Sadasiva Aiyar, J.
1. The assignee-decree-holder is the appellant. The following are the relevant facts and dates. On 20-9-1912 the final decree for sale of the hypothecated properties was passed. Item’s 4 and 5 of the hypothecated properties were afterwards acquired by the Government under. the Land Acquisition Act and Rs. 3400 (Compensation money) was deposited in court for the Government on 11-8-1914, to the credit of the suit. The decree amount with interest on that date amounted to Rs. 3926-0-0 according to the degree-holder. The decree holder drew the compensation amount of Rs. 3400 from the court on 11-8-1914 and he filed the present execution application for sale of two other hypothecated items on 10-8-1917. The questions for consideration are (I) whether the execution petition is barred by limitation and (2) what was the balance due under the decree, whether it was Rs. 500 and odd with interest from 11-8-1914 as claimed by the decree-holder or lesser sum and if so, what sum?
2. The lower court on 30th September 1919 held on the 2nd point that only Rs. 103-7-8 was the -sum due on 11-8-1914 under the decree. On the first point it held that because on 11-8-1914 the compensation amount Rs. 3400 was paid to the decree-holder on account of the decree by consent of the judgment-debtors, Section 20 of the Limitation Act gave a fresh starting point of limitation and hence the execution petition of 10-8-1917 was not barred by limitation.lt accordingly directed execution to issue for the Rs. 103 and odd with interest. This appeal by the decree-holder was based on the ground that really Rs. 500 and odd was due and not merely Rs. 103 and odd on 11-8-1914 under the decree. Having heard both sides and gone through the records, I agree with the lower court in its conclusion that only Rs. 103 and odd was really due on the above date. So the appeal fails and has to be dismissed with costs.
3. But there is a memorandum of objections filed by the 1st defendant (the judgment-debtor) and the contentions in that memorandum are:
1. The learned judge ought to have held that the payments made ex-parte having reference to their nature and mode did not ccme within Section 20 of the Limitation Act and the execution petition was therefore barred.
2. The courts below ought to have held that even otherwise the decree has been fully satisfied by payments made.
4. As regards the second contention that full satisfaction had been made there is nothing in it and the District Judge was right in finding that Rs. 103 and odd still remained due on 11-8-1914.
5. The much more important contention remains, namely, that “the payment made ex-parte” in August 1914 did not come within Section 20 of the Limitation Act and could not therefor save limitation. Section 20 of the Limitation Act (omitting the words unnecessary for the decision in this case), is as follows: – “Where part of the principal of a debt is, before the expiration of the prescribed period, paid by a debtor or by his agent duly authorised in this behalf, a fresh period of limitation shall be computed from the time when the payment was made; povided that in the case of part payment of the principal of a debt the fact of the payment appears in the handwriting of the person making under the same. Explanation: Debt includes money payable under a decree.”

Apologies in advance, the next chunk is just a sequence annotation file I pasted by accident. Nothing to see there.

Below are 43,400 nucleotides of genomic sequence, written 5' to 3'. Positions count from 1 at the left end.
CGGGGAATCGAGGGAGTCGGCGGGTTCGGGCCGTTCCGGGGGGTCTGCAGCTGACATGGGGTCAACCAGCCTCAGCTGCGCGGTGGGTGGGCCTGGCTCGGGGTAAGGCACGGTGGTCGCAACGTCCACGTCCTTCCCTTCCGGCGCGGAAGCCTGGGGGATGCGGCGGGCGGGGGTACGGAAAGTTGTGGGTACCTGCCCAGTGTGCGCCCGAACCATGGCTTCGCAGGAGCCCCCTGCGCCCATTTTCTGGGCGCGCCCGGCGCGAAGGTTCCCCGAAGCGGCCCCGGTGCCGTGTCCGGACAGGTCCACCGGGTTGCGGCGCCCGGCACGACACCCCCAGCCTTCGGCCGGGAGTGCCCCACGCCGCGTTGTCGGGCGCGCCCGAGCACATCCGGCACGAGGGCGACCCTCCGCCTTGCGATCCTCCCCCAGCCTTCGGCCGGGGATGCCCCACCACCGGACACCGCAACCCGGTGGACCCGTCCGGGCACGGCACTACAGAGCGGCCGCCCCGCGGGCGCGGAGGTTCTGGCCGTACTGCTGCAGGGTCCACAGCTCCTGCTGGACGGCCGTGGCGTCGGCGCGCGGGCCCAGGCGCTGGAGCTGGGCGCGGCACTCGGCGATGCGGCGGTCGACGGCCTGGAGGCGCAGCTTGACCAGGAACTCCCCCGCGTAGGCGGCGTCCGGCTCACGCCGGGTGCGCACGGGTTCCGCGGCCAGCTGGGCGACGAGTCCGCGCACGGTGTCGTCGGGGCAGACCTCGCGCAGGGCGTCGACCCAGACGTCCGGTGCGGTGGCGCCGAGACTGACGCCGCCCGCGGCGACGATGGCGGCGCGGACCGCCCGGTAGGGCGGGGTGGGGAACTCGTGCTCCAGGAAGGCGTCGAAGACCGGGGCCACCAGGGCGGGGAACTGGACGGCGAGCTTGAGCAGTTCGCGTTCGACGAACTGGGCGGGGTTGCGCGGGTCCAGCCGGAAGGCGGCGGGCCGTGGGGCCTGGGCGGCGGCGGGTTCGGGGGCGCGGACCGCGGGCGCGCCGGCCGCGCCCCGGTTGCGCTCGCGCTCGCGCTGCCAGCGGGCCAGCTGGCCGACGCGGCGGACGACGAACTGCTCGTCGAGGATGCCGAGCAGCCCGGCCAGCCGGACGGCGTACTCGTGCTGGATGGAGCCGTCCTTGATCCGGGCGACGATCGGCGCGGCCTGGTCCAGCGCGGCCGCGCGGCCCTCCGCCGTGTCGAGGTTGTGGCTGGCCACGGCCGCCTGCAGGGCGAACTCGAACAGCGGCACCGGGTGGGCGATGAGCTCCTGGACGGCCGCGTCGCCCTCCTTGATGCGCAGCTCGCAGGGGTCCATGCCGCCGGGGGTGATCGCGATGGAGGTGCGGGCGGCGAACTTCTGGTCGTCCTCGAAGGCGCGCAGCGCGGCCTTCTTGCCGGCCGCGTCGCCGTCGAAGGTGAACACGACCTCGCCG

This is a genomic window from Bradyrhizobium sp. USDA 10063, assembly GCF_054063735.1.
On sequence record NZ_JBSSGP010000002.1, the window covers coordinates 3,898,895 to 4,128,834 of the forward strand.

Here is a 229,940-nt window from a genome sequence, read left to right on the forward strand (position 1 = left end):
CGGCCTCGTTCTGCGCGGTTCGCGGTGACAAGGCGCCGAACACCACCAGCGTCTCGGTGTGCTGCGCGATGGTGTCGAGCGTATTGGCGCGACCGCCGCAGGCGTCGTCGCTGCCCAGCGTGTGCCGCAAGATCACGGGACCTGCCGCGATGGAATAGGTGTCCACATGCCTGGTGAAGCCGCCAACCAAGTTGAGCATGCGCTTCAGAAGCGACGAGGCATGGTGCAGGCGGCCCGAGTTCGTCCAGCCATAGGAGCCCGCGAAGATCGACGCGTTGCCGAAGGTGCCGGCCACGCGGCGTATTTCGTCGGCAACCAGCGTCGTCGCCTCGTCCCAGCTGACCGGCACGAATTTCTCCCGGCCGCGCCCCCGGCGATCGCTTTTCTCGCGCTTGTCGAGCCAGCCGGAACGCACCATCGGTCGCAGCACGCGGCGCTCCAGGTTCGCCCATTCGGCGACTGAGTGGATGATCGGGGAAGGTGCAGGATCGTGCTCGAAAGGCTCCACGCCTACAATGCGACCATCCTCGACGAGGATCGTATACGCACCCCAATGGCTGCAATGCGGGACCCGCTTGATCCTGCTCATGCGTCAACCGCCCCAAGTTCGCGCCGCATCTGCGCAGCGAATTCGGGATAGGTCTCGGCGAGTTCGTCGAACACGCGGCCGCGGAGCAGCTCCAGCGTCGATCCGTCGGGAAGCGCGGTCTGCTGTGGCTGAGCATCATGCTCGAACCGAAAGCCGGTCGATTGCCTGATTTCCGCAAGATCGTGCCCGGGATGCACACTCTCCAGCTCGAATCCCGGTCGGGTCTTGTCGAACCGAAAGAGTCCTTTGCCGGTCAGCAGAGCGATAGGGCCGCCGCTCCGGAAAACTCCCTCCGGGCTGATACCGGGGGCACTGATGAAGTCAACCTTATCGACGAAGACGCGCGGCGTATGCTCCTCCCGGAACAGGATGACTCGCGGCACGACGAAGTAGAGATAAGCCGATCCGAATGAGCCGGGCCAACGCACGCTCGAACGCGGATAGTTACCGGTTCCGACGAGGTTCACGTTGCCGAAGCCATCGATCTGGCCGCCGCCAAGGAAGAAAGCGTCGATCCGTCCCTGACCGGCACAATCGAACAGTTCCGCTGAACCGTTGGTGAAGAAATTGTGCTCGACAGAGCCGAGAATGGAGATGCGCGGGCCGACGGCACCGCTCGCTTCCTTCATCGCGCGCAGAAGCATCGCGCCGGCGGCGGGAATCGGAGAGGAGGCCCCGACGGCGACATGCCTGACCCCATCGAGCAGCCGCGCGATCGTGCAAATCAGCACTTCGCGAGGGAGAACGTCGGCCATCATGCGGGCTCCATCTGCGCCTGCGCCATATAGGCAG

6. The payment of Rs. 3400 was clearly part payment of the principal of the decree debt. But two other questions remain to be considered, namely, (1), whether the fact of the payment appeals in the handwriting of the person making the same ; (2) whether the payment was made by the debtor or by his agent duly authorised in that behalf.
7. On the first question, the decree-holder in: the case produced before us copies of court records showing that when the Rs. 3400 was paid out the judge, signed a paper indicating that Rs. 3400 was paid to the decree-holder in the presence of the judge and through the court. I think this record sufficiently satisfies the condition that the fact of payment should appear in the handwriting of the person making the same.
8. The only question that remains therefore for consideration is whether the judge can be called an agent duly authorised by the judgment-debtor to make the payment.
9. Notwithstanding some obiter-dicta of their Lordships of the Privy Council based on English decisions that the reason why an acknowledgment of indebtedness gives a fresh starting point for limitation is that it gives a fresh cause of action by reason of its implying a fresh promise to pay. I am clear that the provisions in Sections 19 and 20 of the Indian Limitation Act could not have been based upori.any such fiction of an implied new promise to pay. Under Section 19 Explanation 1, an acknowledgment signed by the party liable is sufficient even when accompanied by a refusal to fay, whereas in consequence of the fiction of an implied promise to pay being necessary under the English decisions, an acknowledgment accompanied by a refusal to pay is insufficient under the English Law to afford a fresh starting point for limitation as that fiction of an implied promise to pay becomes still-born in consequence of such refusal to pay. I think the Indian Law must be held to have required the handwriting of the person making the payment merely in order to exclude fraudulent oral testimony as to such payment just as the Statute of Frauds tried to prevent courts being flooded with perjury in the case ‘6i sales of goods etc The fiction of an implied promise to pay and the accrual of a new cause of action by an unregistered acknowledgment of a payment of interest as such would not help mortgage creditors to obtain decrees for sale as the new promise not being evidenced by a registered deed cannot be made to affect immoveable property. The law of limitation is partly intended to promote diligence on the part of creditors in the matter of recovery of their debts. The concessions made in favour of creditors by the provisions of Sections 19 and 20 of the Limitation Act are intended to express the view of the legislature that a creditor will not be considered wanting in such diligence in bringing his suit and he will not be penalised by the bar of limitation if he had been diligent enough to get the handwriting of the debtor or his agent to evidence an acknowledgment or the fact of part payment within the period of limitation.